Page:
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Who's Running Your Life? The Adjustment Bureau Wants You to Know

  • Laura MacCorkle Crosswalk.com Senior Editor
  • 2011 3 Mar
  • COMMENTS
Who's Running Your Life? <i>The Adjustment Bureau</i> Wants You to Know

In the movie poster and trailer for Universal Pictures' newest romantic thriller, The Adjustment Bureau, Matt Damon (True Grit, Hereafter) and Emily Blunt (Gnomeo & Juliet, Gulliver's Travels) are shown running. And running. And running some more.

But are they just burning extra calories here? Or is this cardio with a conscience? And are they pounding pavement with a purpose? We soon learn that they're running for their lives. Away from "fate personified" and toward the lives that they want to live—namely a life that involves each other.

As fate would have it, David Norris (Damon) and Elise Sellas (Blunt) first meet when they "bump" into each other in a men's restroom in The Waldorf Astoria Hotel in New York City. David is preparing to give a concession speech as he has just lost his bid for a seat in the U.S. Senate. Meanwhile, Elise, a contemporary ballet dancer, has decided to crash a wedding at the hotel that very same night. So she's hiding out from security and trying to keep quiet in one of the men's stalls.

But while a dejected David is pacing back and forth and rehearsing his speech, he hears a noise and the jig is up. "What are you doing in here?" he asks Elise when she reveals herself. Soon, after having a playful chat in front of the bank of restroom sinks, David's spirits are lifted and the two have seemingly fallen in love in about five minutes' time. But then David is whisked away by his campaign manager and best friend (Michael Kelly, Fair Game) to address the crowd waiting to hear his speech. How will he find Elise again? And when? Or rather, should he?

Time for an Adjustment

That's where The Adjustment Bureau comes in and the running soon begins. As mysterious as the film is about its overall message of fate versus free will, so is this entity of men in trench coats and fedoras who seem to have always been around, lurking here and there and monitoring David's life. But where did they come from and who or what is controlling them? David has never known of their existence until now that he's going off the grid and interrupting the flow chart mapped out in their case file for his life.

When David does "bump" into Elise again on a city bus shortly thereafter, the agents are put on the alert. He was never supposed to see her again. But Harry (Anthony Mackie, The Hurt Locker), David's case worker, missed making an important "adjustment" which would have delayed David so that he wouldn't have taken the bus on which Elise was then riding. But he wasn't delayed. So he did take the bus. And he did reconnect with her. And then ... uh oh. Better call The Adjustment Bureau.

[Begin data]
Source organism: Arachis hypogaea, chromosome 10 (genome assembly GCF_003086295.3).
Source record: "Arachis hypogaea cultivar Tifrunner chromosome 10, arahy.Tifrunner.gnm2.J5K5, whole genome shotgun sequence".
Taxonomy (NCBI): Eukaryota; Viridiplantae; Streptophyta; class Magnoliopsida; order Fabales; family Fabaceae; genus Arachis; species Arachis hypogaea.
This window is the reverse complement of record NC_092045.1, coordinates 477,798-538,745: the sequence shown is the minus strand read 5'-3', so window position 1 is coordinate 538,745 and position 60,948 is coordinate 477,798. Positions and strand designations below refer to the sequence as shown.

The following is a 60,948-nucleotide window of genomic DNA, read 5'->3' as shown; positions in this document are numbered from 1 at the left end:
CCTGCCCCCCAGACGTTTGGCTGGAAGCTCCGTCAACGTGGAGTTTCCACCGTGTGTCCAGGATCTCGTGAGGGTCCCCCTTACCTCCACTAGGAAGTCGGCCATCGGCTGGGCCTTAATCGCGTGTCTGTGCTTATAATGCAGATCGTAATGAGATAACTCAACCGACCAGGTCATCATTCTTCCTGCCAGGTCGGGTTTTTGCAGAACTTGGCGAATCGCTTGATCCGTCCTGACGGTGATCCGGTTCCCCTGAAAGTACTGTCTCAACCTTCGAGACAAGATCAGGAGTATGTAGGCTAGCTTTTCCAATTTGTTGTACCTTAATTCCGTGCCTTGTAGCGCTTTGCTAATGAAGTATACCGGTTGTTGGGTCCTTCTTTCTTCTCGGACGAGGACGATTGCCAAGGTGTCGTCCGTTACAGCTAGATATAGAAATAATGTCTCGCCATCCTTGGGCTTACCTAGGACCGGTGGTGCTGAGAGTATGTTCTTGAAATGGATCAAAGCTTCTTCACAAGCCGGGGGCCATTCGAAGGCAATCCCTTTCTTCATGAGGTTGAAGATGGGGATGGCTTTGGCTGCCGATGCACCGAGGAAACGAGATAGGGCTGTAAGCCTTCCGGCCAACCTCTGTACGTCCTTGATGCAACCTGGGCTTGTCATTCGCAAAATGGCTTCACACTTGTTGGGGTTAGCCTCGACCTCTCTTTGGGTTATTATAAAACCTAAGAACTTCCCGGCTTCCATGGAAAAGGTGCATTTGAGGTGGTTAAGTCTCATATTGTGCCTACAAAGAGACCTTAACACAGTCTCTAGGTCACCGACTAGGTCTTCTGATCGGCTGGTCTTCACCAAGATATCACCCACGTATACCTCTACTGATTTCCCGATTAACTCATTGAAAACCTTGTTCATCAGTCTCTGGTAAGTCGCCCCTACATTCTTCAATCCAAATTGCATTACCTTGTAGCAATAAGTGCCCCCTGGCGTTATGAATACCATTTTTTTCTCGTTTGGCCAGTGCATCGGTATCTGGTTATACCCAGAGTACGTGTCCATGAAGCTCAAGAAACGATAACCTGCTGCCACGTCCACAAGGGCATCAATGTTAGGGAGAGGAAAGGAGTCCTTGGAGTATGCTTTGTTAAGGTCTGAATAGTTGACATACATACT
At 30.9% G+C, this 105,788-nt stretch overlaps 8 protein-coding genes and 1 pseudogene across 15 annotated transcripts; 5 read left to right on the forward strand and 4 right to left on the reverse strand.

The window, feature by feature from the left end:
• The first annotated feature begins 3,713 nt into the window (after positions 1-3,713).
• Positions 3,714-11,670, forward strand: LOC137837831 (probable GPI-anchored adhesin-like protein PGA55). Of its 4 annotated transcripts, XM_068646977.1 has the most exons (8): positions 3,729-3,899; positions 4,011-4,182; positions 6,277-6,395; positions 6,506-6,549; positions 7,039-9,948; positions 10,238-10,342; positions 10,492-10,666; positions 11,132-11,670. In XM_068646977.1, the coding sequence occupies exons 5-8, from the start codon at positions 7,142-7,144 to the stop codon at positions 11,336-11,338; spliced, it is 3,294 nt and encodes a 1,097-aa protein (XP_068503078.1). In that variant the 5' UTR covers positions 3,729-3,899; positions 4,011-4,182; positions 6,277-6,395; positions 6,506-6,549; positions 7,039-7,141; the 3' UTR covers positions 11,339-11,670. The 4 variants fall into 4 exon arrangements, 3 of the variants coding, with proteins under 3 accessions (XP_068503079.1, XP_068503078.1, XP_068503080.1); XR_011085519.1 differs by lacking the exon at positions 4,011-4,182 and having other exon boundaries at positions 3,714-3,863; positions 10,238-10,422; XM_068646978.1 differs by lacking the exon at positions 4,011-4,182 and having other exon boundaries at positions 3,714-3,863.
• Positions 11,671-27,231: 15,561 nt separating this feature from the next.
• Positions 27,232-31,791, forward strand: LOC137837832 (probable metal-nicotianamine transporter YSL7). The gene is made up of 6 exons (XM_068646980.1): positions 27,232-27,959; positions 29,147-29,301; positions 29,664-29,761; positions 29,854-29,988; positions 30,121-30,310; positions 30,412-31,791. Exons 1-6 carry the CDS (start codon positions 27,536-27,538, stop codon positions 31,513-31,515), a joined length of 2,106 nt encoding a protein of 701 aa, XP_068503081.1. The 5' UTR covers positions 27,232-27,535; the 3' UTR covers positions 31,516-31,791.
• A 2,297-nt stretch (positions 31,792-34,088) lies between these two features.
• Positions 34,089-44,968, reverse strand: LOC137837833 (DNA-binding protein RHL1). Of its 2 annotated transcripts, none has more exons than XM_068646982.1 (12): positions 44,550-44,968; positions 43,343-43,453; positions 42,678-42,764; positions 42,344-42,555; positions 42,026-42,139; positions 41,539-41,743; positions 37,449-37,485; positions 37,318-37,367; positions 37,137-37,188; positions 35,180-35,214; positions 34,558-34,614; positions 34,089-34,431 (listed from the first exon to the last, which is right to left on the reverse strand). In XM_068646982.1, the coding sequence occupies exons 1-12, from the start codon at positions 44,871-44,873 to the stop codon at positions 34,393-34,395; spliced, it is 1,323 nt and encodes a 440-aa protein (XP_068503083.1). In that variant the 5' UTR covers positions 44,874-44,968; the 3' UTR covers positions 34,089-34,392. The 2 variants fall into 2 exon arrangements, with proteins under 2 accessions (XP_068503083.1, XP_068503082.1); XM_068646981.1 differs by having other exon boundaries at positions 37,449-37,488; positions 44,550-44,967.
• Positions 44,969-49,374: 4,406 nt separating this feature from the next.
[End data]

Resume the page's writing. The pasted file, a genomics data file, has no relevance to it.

"The crux of this is a love story," explains Damon. "The whole thing hinges on that. If you don't care about these characters and want them to be together, there's no movie."

The chemistry between the two award-winning leads was crucial in drawing viewers into the storyline, and it's something, says Blunt, that just can't be manufactured.

"I feel like chemistry's such a weird thing," she admits. "It's a strange, ethereal thing that I think you either have it or you don't. I think it genuinely helps when you like the person, because then the scenes can get really stretchy and you can play around and improv and throw a line in and see how far you'll go to make that person laugh. So it always felt very kind of alive doing a scene."

After running into each other again, the burgeoning couple are able to exchange contact information before the men in hats step in to try to "adjust" what's happening between David and Elise, who are even more invested in each other at this point—even after only two brief encounters. 

A little unbelievable, perhaps. But it's part of the intriguing setup that helps moviegoers invest in the story of two people who will literally run for their lives for the remainder of the film's running time—thanks to The Adjustment Bureau.

Run Humans, Run

But once these bureau agents make contact with David, he begins to see the inner workings of a bureaucracy that no other human usually sees. And what he witnesses in one scene is utterly terrifying, as he walks in on agents "adjusting" his campaign manager and fiddling with his memories which should result in getting David back on political track. The bureau has always had designs on him to one day become the President of the United States. However, if Elise stays in the picture, it would throw the plan out of whack as they were only supposed to meet just once.